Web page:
Why information is power for crisis communicators

Crisis communication is essentially about informing key stakeholders – customers, staff, investors, journalists etc, about what you are doing to resolve a potentially damaging situation. After all, there is no point in doing the right things if you don’t tell anyone about it.

The integrity of the information you share is crucial, as it is this that determines the levels of credibility and authority that stakeholders attach to what you say. However, the information shared externally is only as credible as the information verified and shared internally across teams and functions.

In order to share credible and accurate information, you first need to have an effective process in place for capturing information and sharing it with relevant teams and individuals within an organisation.

As soon as a crisis comms team is mobilised, one (or sometimes more than one) team member should be allocated the role of:

  • logging latest verified information
  • keeping a log of resulting/completed actions
  • updating a simple Situation Report (SitRep) template, including details of latest verified information, latest approved messaging, priority issues, and any priority actions awaiting completion
  • sharing the SitReps with other crisis response functions at regular intervals.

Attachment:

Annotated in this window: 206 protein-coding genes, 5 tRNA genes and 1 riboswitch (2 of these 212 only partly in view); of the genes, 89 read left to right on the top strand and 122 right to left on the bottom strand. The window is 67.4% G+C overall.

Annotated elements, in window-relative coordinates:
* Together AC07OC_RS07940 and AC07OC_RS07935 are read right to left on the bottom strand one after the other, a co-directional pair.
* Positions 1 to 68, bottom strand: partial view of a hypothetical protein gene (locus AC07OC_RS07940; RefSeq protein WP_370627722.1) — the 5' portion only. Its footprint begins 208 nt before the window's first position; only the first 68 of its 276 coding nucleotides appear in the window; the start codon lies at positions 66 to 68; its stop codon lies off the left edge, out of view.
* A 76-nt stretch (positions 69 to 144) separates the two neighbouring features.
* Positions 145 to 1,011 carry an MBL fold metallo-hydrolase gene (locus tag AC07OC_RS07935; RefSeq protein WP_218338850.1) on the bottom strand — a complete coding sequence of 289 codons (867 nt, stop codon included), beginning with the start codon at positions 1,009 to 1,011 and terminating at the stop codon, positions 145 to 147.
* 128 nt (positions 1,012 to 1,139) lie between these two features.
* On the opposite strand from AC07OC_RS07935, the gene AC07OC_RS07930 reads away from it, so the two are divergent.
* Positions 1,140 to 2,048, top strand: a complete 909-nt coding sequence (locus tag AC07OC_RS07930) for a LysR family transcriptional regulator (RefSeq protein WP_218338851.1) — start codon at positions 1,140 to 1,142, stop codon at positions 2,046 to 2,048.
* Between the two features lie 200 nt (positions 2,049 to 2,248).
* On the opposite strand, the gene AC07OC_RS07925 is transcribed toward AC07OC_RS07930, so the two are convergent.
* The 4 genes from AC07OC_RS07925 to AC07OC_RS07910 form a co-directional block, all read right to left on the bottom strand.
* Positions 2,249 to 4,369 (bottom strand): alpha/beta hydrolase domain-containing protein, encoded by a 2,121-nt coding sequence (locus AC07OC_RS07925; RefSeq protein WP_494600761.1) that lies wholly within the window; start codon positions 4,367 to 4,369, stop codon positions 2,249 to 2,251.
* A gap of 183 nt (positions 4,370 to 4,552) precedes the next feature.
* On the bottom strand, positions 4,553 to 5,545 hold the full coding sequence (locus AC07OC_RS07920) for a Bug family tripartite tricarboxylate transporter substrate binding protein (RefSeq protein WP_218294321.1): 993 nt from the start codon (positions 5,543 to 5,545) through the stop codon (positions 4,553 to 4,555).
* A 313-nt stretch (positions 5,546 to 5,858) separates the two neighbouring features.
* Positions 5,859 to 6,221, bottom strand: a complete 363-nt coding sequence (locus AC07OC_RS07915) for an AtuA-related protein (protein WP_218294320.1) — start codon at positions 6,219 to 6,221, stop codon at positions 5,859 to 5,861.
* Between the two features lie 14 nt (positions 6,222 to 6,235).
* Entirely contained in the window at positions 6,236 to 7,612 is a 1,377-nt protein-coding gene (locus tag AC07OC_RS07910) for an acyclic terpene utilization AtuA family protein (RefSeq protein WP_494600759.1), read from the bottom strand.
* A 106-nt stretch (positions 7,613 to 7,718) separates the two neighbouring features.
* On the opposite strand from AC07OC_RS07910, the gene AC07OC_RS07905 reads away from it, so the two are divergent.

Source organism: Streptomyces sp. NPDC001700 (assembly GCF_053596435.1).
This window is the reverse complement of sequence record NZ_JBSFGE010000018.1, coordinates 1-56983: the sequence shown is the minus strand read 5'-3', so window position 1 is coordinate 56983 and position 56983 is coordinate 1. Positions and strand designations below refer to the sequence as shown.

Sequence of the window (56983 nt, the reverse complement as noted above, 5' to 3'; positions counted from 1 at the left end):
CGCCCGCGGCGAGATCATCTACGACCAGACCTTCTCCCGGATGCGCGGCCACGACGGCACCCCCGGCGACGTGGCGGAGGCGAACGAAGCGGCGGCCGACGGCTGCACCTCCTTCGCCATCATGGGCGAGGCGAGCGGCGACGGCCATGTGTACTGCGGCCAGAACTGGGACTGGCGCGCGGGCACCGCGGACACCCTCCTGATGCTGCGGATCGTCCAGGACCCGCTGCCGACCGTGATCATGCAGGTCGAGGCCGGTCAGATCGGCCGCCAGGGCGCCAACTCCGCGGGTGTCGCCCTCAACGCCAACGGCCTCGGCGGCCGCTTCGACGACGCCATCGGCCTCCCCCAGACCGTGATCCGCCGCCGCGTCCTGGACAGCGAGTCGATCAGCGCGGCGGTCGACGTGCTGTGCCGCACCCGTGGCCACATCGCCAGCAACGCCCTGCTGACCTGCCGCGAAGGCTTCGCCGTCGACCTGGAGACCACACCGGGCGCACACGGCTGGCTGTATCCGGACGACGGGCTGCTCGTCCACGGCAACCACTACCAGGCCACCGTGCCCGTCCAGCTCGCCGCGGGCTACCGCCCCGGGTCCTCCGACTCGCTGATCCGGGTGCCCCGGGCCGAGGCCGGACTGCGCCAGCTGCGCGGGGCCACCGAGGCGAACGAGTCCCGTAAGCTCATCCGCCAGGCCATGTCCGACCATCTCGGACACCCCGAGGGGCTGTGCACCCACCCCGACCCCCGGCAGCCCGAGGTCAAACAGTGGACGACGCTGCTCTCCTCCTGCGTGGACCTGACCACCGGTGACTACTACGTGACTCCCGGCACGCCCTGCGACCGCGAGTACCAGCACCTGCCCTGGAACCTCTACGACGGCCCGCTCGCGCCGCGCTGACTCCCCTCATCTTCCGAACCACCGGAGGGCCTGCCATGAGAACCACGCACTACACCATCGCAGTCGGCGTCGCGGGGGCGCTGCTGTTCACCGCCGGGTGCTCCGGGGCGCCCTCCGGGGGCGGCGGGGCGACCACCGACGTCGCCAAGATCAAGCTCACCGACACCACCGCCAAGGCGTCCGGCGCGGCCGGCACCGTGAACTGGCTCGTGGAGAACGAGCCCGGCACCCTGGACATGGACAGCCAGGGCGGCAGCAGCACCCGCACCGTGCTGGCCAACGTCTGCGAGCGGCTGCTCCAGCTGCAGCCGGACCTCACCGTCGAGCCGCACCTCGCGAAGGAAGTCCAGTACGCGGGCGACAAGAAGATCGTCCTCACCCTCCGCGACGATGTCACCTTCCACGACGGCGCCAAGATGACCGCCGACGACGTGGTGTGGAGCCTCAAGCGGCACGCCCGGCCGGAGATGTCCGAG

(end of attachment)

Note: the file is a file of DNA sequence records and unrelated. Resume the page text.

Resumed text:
Similarly, if a senior executive requests an ad hoc appraisal of the comms response to share with the Crisis Management Team or members of the Board, then a SitRep can provide a useful ‘at a glance’ basis for a detailed briefing by a comms team representative.

In a situation extending over a period of days, weeks and/or geographical locations, then online (soft) templates should be maintained in addition to hard copies. Tools such as Google Docs or SharePoint can help ensure that an information/action archive can be accessed by other teams in separate regions, or be referenced and mined as part of the post-crisis evaluation process.

The Information Manager role is critical to ensuring the smooth running of any crisis team, yet is frequently overlooked. Crisis communications is about telling the audiences that matter most to you what you are doing to manage the situation. Without credible information, it becomes extremely difficult – if not impossible – to communicate effectively.

That’s why information is the true source of power for crisis communicators.


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